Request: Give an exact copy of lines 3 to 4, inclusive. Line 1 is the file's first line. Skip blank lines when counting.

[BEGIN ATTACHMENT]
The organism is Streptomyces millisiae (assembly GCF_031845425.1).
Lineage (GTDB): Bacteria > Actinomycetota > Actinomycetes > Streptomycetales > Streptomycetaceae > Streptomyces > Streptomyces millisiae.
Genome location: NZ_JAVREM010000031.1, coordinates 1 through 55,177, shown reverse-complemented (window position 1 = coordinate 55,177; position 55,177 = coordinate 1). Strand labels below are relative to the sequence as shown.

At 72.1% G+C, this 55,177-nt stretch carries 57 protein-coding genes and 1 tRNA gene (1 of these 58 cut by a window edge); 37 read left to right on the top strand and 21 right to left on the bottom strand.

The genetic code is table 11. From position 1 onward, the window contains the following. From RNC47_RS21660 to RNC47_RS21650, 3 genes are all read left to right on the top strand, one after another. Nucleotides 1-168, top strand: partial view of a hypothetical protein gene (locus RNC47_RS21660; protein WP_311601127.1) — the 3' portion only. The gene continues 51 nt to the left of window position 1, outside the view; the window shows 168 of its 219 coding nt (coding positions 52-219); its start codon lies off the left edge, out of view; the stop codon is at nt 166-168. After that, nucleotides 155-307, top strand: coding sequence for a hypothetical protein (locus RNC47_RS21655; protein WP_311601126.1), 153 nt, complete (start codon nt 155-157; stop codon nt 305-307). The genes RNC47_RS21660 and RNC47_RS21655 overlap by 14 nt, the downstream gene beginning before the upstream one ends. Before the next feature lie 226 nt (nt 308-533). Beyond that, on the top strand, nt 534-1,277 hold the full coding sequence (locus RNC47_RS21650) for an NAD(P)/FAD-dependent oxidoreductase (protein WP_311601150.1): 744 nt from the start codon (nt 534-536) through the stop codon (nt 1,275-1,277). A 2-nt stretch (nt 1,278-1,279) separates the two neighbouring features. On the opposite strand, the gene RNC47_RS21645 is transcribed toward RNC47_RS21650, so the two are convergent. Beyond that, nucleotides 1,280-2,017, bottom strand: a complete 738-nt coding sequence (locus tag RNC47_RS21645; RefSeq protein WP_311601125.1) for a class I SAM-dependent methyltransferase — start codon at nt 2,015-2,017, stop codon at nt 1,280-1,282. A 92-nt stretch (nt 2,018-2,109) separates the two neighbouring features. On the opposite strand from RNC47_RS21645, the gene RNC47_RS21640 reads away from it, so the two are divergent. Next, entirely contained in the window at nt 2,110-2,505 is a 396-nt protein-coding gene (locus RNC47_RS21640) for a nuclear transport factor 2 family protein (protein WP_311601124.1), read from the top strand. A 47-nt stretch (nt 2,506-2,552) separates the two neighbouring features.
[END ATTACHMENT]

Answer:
Genome location: NZ_JAVREM010000031.1, coordinates 1 through 55,177, shown reverse-complemented (window position 1 = coordinate 55,177; position 55,177 = coordinate 1). Strand labels below are relative to the sequence as shown.

At 72.1% G+C, this 55,177-nt stretch carries 57 protein-coding genes and 1 tRNA gene (1 of these 58 cut by a window edge); 37 read left to right on the top strand and 21 right to left on the bottom strand.